This hand-held compound microscope is signed in script on the lower
section of the tube Stokes & Watson, 6, Market Street, Manchester.
A microscope, like the one shown here,
is often referred to as a “demonstration microscope”.
In use, the microscope is pointed toward a light source. During a
lecture, such a microscope can be passed around from student
to student for observation of the specimen under discussion.
The microscope measures 6½-inches long when in the closed position. At the lower
end of the tube, the specimen slide is inserted into a spring-loaded holder. Focusing is
achieved by a screw mechanism that moves the upper section of the tube that
holds the objective to and from the section that holds the specimen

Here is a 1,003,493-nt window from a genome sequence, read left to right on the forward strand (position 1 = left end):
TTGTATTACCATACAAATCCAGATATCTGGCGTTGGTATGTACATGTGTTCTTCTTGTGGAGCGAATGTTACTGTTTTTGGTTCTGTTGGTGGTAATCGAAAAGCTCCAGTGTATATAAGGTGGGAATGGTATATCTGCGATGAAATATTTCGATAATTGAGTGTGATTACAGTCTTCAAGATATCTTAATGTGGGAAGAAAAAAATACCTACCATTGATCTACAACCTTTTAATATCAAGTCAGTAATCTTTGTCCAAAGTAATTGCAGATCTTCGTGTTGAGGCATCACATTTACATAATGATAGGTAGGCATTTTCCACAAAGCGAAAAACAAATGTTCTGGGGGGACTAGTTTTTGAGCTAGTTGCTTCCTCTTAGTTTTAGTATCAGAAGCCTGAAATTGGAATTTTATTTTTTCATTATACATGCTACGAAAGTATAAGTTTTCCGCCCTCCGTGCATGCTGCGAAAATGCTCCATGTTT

slide. The microscope, along with a some slides, is stored in a plush lined leather covered case
measuring 7x2½x2 inches. The top of the case is imprinted with the maker's name and address.
The firm Stokes & Watson was in business from the 1860's to the early 20th
century. They were typical opticians of the period. They made and/or
sold a variety of instruments including microscopes, microscope slides,
lantern slides, camera lenses, gramophone cylinder recordings, binoculars, barometers,